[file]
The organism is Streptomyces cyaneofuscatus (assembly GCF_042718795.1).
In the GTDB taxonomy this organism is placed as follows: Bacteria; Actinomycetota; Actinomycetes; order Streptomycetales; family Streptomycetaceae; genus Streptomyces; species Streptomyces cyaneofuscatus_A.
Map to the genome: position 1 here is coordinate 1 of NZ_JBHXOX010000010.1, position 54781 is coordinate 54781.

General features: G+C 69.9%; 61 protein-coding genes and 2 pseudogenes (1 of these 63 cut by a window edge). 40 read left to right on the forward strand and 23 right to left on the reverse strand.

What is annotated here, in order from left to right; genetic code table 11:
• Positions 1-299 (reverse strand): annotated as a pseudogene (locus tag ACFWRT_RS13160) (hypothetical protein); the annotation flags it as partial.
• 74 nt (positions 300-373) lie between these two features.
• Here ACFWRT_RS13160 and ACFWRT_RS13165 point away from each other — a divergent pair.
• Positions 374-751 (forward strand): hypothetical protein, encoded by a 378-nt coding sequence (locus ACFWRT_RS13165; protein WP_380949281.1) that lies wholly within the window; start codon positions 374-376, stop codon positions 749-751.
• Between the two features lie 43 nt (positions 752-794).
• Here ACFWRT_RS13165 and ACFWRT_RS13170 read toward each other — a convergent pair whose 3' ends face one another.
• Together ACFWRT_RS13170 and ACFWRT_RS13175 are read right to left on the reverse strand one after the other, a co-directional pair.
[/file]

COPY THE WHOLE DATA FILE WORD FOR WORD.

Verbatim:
The organism is Streptomyces cyaneofuscatus (assembly GCF_042718795.1).
In the GTDB taxonomy this organism is placed as follows: Bacteria; Actinomycetota; Actinomycetes; order Streptomycetales; family Streptomycetaceae; genus Streptomyces; species Streptomyces cyaneofuscatus_A.
Map to the genome: position 1 here is coordinate 1 of NZ_JBHXOX010000010.1, position 54781 is coordinate 54781.

General features: G+C 69.9%; 61 protein-coding genes and 2 pseudogenes (1 of these 63 cut by a window edge). 40 read left to right on the forward strand and 23 right to left on the reverse strand.

What is annotated here, in order from left to right; genetic code table 11:
• Positions 1-299 (reverse strand): annotated as a pseudogene (locus tag ACFWRT_RS13160) (hypothetical protein); the annotation flags it as partial.
• 74 nt (positions 300-373) lie between these two features.
• Here ACFWRT_RS13160 and ACFWRT_RS13165 point away from each other — a divergent pair.
• Positions 374-751 (forward strand): hypothetical protein, encoded by a 378-nt coding sequence (locus ACFWRT_RS13165; protein WP_380949281.1) that lies wholly within the window; start codon positions 374-376, stop codon positions 749-751.
• Between the two features lie 43 nt (positions 752-794).
• Here ACFWRT_RS13165 and ACFWRT_RS13170 read toward each other — a convergent pair whose 3' ends face one another.
• Together ACFWRT_RS13170 and ACFWRT_RS13175 are read right to left on the reverse strand one after the other, a co-directional pair.